Sure, lots of swells were shocked when the conductor of the Minnesota Orchestra resigned. You’re serious? You’re not kidding?
There’s still a Minnesota Orchestra?
Well, we can get another. I’ve been to a few orchestra concerts, and as far as I can tell there’s nothing to this conducting racket. You show up, raise your arms to start and then you play Air Orchestra for half an hour. You point at the brass when they’re supposed to come in, like that’s a big surprise to them. Thanks for the heads-up, chief. Only been practicing this one for six weeks.
You make these little shh-shh gestures when the oboe’s too loud, never thinking we might want to hear more oboe. You act like you’re in charge, but you don’t even have any paper in front of you. Then you turn around at the end and bow like you’re personally responsible.
It’s like a guy who stands in front of a newspaper box muttering for an hour, then expects us to think he wrote every work in the latest edition. C’mon.
How’s anyone gonna know he’s gone if the next time there’s a concert, the conductor doesn’t turn around? Slap on an Osmo wig.
This strike, it’s just ridiculous. I’m sure there are reasons, but you know it comes down to the long green. I’ve said it before: There’s nothing as greedy and needy as a professional musician. They all go into the business for the usual reason: fame, money, groupies, hotel parties where the TV sets go out the window into the pool and the manager has to pay off the guy at the front desk.
It’s a pretty good racket: We all see a nice car cruise past and think, “Man, I wish I could get me some of that sweet tuba cash.” You buy a Powerball ticket and think, “This works out right, I could live large like a bassoonist.”
But it doesn’t work out for everyone. Sorry. That’s life.
Now, if there were some skill involved, that would be different. If a musician had to jump off the stage, run up the aisle trying to get past ushers who were blocking you, then turn around at just the right moment and catch a contrabassoon the conductor threw while some guys from the visiting orchestra were trying to knock him down — heck yeah, we’d be impressed.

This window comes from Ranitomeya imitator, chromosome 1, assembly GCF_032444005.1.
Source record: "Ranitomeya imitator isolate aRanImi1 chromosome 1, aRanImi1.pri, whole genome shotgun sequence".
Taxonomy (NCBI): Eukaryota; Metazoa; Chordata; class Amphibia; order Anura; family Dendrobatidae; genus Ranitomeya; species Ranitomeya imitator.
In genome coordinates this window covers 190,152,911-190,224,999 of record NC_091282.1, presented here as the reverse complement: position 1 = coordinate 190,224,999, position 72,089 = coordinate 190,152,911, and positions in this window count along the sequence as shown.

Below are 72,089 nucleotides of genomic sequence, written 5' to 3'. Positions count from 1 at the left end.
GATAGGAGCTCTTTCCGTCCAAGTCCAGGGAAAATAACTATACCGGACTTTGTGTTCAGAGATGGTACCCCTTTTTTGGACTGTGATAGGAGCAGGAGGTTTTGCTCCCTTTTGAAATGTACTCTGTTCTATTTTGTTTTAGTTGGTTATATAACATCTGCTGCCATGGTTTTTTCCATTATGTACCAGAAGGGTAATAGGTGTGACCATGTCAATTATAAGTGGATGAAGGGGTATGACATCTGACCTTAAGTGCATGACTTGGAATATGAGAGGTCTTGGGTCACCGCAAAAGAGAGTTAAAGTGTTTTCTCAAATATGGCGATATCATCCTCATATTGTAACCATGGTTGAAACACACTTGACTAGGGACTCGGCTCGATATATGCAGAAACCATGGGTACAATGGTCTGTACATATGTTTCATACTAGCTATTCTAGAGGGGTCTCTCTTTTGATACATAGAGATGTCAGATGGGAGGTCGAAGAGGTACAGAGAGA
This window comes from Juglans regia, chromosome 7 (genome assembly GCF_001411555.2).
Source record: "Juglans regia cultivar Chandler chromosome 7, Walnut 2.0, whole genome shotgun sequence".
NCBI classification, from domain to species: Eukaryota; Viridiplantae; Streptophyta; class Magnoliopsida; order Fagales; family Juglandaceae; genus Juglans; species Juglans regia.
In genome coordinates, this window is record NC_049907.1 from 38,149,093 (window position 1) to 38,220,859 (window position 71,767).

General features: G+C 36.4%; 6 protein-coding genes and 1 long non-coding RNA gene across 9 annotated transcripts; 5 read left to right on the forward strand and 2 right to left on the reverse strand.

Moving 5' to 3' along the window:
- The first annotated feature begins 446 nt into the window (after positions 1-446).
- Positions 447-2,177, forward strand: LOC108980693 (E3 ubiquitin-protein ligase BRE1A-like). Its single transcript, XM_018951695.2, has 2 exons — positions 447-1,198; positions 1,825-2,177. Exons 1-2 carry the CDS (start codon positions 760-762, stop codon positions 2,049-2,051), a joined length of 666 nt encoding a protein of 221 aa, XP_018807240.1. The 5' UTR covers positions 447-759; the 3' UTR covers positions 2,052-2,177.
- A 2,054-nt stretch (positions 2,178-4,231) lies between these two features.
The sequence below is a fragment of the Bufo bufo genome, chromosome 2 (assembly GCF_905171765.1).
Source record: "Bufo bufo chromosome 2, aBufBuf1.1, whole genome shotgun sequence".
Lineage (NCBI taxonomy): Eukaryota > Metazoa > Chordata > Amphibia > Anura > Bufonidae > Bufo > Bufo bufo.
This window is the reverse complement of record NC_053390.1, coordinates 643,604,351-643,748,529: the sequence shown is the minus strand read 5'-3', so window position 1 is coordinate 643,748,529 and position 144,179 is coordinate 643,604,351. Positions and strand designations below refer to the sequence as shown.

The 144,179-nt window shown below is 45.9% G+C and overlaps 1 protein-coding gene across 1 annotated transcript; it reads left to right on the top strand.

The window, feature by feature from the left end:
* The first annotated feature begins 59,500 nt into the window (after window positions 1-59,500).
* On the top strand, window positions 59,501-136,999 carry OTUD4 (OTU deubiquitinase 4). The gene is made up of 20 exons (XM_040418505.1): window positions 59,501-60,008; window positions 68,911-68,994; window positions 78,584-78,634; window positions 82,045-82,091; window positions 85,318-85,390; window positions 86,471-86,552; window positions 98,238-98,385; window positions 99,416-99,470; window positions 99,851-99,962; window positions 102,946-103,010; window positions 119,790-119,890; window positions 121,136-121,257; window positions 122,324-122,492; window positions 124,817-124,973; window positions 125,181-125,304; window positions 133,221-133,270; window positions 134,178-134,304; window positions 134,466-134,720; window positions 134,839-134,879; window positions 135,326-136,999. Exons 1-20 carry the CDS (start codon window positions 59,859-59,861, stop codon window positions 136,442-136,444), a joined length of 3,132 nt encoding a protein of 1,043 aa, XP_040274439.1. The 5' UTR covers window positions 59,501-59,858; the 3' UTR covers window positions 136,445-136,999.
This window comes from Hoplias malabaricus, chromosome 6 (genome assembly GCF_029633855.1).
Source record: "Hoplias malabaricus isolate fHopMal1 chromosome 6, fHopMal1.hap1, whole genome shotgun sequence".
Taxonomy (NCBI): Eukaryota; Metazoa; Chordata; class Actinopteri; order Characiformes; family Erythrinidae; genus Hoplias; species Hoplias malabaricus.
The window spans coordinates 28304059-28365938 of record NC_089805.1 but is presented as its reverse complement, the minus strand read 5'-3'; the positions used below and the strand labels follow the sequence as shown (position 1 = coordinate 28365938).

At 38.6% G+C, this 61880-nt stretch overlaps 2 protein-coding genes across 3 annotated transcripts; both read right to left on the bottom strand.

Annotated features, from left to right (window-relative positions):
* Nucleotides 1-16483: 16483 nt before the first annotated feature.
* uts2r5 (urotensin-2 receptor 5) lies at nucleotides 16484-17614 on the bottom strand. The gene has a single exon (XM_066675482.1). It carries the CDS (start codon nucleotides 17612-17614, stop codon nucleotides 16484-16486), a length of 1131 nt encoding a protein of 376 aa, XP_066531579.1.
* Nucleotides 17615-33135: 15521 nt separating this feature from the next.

(By the way, Cleveland’s looking good this year; the cellos have prevented opposing conductors from completing almost half of their movements, although the conductor drew the defense offsides with a long count that consisted entirely of “Bolero.”)
Anyway, as far as I can tell, musicians were all born with “talent” and learned to read those squiggly things on paper, and they get the idea this ought to provide a living.
Such presumptions! But I think we can find a solution.
I know, I know: Won’t this cut into the money the Vikings hope to raise? That’s true. But revenue for 2014 is expected to exceed 2013, which brought in $20.13 (minus $20.12 for operational costs).
Next year, pulltabs are expected to generate $695 million, based on projections from the American Pulltab Promotional Council, and even after expenses and the Vikings’ share, there should be at least $40,000 left over.
That’s more than enough to buy some CDs of some stuff that’s already been played a million times. Use the CDs for half your concerts; budget’s already cut in half.
Poll: Which of these children of famous musicians has made the best music?